HMS Belfast (Imperial War Museum)


The Queen's Walk, London SE1 2JH


020-7940 6300



Opening times:

March–Oct daily 10:00–18:00; Nov–Feb daily 10:00–17:00

How to get there:

Tube: London Bridge

Entry fee:

Admission charge

Additional information:

Partial disabled access. Café and shop

The last surviving big gun World War Two armoured warship in Europe, HMS Belfast was saved from the scrapheap and opened to the public on Trafalgar Day (21st October) 1971. She provides a compelling insight into the nature of war at sea. An ‘Edinburgh’ class large light cruiser, she was designed during the mid-1930s in response to the threat posed by Japanese ‘Mogami’ class cruisers. Built by Harland and Wolff of Belfast, the vessel was launched by Mrs Neville Chamberlain on St Patrick’s Day, 17 March, 1938.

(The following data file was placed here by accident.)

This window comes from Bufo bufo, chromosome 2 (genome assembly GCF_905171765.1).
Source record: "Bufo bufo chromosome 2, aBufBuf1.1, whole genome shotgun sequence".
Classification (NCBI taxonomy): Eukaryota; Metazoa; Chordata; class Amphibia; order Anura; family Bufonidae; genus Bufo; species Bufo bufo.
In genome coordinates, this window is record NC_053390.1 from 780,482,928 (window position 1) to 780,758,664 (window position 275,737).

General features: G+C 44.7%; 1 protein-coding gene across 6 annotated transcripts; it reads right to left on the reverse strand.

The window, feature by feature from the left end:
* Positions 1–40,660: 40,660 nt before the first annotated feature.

On the outbreak of war in September of the following year, HMS Belfast formed part of the maritime blockade of Germany operating out of the Home Fleet’s main base at Scapa Flow in the Orkney Islands. Badly damaged by a magnetic mine, she was completely refitted, eventually rejoining active service in 1943 on Arctic convoy duty. As the flagship of the Tenth Cruiser Squadron, she successfully provided close-range heavy cover for several convoys of the kind that supplied the Soviet Union with some four million tons of supplies during the course of the war, including 5,000 tanks and 7,000 aircraft. In the Battle of North Cape in December 1943, she engaged and contributed to the sinking of the German battle cruiser Scharnhorst. Only 36 men survived from that ship’s complement of almost 2,000. On 6 June 1944, HMS Belfast was one of the first ships to open fire on German positions in Normandy in support of the D-Day landings, a role that she continued to play until 8 July, amid heavy fighting for the city of Caen.